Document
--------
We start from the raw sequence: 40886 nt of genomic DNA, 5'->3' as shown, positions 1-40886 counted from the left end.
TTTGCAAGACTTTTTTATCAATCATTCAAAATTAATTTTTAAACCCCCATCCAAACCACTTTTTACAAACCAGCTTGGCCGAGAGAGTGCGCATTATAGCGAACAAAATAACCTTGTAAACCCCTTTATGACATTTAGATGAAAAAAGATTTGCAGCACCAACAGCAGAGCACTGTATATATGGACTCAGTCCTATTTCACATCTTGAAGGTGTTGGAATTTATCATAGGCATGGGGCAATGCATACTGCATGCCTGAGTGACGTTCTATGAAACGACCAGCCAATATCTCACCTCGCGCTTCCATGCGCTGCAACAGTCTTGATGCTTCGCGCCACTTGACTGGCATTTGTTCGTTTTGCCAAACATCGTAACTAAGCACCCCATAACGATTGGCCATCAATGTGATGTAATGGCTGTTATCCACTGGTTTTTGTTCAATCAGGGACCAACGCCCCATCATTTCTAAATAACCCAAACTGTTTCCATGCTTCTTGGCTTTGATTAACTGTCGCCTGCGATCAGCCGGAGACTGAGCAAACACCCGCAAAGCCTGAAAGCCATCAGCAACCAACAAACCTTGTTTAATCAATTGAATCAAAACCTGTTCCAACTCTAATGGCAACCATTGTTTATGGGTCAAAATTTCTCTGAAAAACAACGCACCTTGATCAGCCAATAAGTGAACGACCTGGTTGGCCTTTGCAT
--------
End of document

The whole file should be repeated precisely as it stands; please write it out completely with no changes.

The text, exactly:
We start from the raw sequence: 40886 nt of genomic DNA, 5'->3' as shown, positions 1-40886 counted from the left end.
TTTGCAAGACTTTTTTATCAATCATTCAAAATTAATTTTTAAACCCCCATCCAAACCACTTTTTACAAACCAGCTTGGCCGAGAGAGTGCGCATTATAGCGAACAAAATAACCTTGTAAACCCCTTTATGACATTTAGATGAAAAAAGATTTGCAGCACCAACAGCAGAGCACTGTATATATGGACTCAGTCCTATTTCACATCTTGAAGGTGTTGGAATTTATCATAGGCATGGGGCAATGCATACTGCATGCCTGAGTGACGTTCTATGAAACGACCAGCCAATATCTCACCTCGCGCTTCCATGCGCTGCAACAGTCTTGATGCTTCGCGCCACTTGACTGGCATTTGTTCGTTTTGCCAAACATCGTAACTAAGCACCCCATAACGATTGGCCATCAATGTGATGTAATGGCTGTTATCCACTGGTTTTTGTTCAATCAGGGACCAACGCCCCATCATTTCTAAATAACCCAAACTGTTTCCATGCTTCTTGGCTTTGATTAACTGTCGCCTGCGATCAGCCGGAGACTGAGCAAACACCCGCAAAGCCTGAAAGCCATCAGCAACCAACAAACCTTGTTTAATCAATTGAATCAAAACCTGTTCCAACTCTAATGGCAACCATTGTTTATGGGTCAAAATTTCTCTGAAAAACAACGCACCTTGATCAGCCAATAAGTGAACGACCTGGTTGGCCTTTGCAT